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I am working on a live wallpaper with a scrolling background. I have two bitmap objects which I alternate between in order to keep the previously drawn pixels for the next frame. I draw a new line at the top of the canvas, then call drawBitmap to copy the rest of the pixels onto the canvas.

I am using a Runnable object to do the heavy lifting. It does all copying and calculations required and then locks the canvas, enters a synchronous block on the holder, and makes a single call to Canvas.drawBitmap(bitmap,rect,rect,paint). Occasionally there will be a white flash on the screen, which seems to correlate with high CPU activity. In using traceview, I found that the drawBitmap operation, specifically Canvas.native_drawBitmap(), is taking much longer than normal. Typically it completes in 2-4msec, but when I see a white flash, it can take anywhere from 10 to 100 msec.

private void draw() {
    SurfaceHolder holder = getSurfaceHolder();

    Canvas canvas = null;
    prepareFrame();
    try {
        canvas = holder.lockCanvas();
        synchronized (holder) {
            if (canvas != null) {
                drawFrame(canvas);
            }
        }
    } catch (Exception e) {
        e.printStackTrace();
    } finally {
        if (canvas != null)
            holder.unlockCanvasAndPost(canvas);
    }
    afterDrawFrame();
    handler.removeCallbacks(drawRunner);
    if (visible) {
        handler.post(drawRunner);
    }
}

The draw() function is called in the run() of the Runnable.

private void prepareFrame() {
    num++;
    if (num%2 == 0) {
        mainBmp = mainBmp1;
        mainCan.setBitmap(mainBmp1);
        mainCan.drawBitmap(mainBmp2, source, destination, null);
    } else {
        mainBmp = mainBmp2;
        mainCan.setBitmap(mainBmp2);
        mainCan.drawBitmap(mainBmp1, source, destination, null);
    }
}

The prepareFrame() function is how I keep hold of the previous pixels I've drawn. The Rect called source is one row short of full screen sized at the bottom, where as destination is one row short at the top. The drawBitmap() calls in prepareFrame() are never longer than 2-4msec.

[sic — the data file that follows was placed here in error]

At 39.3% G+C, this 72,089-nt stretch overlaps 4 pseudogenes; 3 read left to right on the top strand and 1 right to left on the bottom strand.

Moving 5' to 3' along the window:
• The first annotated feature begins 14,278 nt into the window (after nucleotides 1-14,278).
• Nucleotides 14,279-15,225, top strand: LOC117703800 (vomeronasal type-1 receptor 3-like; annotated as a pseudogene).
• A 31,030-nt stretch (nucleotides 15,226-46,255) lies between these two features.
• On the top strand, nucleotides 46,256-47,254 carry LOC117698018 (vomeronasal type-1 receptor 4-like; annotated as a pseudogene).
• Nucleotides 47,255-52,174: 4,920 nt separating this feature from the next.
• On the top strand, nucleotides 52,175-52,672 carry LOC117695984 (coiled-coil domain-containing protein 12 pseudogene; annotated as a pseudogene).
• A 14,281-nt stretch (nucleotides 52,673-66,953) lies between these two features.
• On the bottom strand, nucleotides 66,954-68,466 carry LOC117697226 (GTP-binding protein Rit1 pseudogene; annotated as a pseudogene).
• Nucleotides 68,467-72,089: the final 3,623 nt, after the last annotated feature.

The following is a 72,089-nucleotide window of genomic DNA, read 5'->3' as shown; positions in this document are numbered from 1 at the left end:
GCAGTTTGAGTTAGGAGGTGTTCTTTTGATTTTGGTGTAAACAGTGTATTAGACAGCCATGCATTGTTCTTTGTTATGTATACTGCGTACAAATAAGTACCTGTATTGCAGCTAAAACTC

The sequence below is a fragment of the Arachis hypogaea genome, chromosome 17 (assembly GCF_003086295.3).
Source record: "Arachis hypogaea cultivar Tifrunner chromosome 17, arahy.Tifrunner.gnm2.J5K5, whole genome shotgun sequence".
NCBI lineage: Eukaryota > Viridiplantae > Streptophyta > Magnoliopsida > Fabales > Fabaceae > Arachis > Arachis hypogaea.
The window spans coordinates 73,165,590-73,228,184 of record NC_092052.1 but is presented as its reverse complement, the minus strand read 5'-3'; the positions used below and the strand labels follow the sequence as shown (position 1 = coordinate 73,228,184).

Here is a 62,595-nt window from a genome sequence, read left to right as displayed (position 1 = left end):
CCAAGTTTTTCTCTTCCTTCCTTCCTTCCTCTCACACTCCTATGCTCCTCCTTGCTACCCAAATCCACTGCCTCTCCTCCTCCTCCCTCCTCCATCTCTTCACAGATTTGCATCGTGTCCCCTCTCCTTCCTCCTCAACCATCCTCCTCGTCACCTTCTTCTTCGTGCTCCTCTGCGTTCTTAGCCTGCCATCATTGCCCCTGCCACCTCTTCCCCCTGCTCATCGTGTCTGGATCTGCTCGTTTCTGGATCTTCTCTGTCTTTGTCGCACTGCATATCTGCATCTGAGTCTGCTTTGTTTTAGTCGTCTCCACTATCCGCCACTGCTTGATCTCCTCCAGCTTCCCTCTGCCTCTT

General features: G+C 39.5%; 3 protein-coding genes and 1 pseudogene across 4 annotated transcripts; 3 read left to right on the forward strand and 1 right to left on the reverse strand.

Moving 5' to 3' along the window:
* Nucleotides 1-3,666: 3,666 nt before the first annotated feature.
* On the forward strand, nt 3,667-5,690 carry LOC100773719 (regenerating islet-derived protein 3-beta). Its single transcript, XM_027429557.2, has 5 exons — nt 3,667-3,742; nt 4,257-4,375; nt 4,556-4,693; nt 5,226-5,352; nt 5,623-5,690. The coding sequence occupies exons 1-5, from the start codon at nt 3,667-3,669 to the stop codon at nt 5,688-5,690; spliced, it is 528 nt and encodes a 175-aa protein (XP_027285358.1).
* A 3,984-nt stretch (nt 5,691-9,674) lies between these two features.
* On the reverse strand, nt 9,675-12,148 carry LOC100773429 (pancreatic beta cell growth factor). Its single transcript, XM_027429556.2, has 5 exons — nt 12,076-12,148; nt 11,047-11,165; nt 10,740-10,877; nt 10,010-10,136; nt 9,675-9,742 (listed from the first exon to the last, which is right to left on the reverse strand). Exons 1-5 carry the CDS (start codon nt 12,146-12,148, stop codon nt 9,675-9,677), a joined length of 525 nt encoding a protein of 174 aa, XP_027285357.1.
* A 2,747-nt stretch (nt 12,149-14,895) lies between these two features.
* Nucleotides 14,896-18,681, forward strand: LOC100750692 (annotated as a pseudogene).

private void drawFrame(Canvas can) {
    can.drawBitmap(mainBmp, source, destination,null);
}

This single operation is done on the canvas while holding the lock.

private void afterDrawFrame() {
    ca.calcNextRow();
    mainBmp.setPixels(ca.getRow(), 0, canWidth, 0, 0, canWidth, 1);
}

Then the next new row of pixels is drawn onto one of my bitmaps in memory.

I have tried using the various signatures of drawBitmap() but only found them slower on average and still resulting in the anomalous white flashes.

My overall speed is great. Without the intermittent flashes, it works really well. Does anyone have suggestions on how to eliminate the flashes?

1 Answer 1

5
+100

It's kind of hard to know exactly what's going on here because you're not including the definition or use of some central variables like "mainCan" or "ca". A more complete source reference would be great.

But...

What's probably happening is that since drawFrame(canvas) is synchronized on holder, but

handler.post(drawRunner);

is not, there will be occurences where you are trying to draw mainBmp to the system canvas at the same time as you are writing to it in prepareFrame().

The best solution to this problem would probably be some kind of double buffering, where you do something like

1) Write to a temporary bitmap
2) Change the ref of that bitmap to the double buffer i.e. mainBmp = tempBitmap;

The main objective is to never do long writes to the variables you are using for system canvas rendering, just change the object reference.

Hope this helps.

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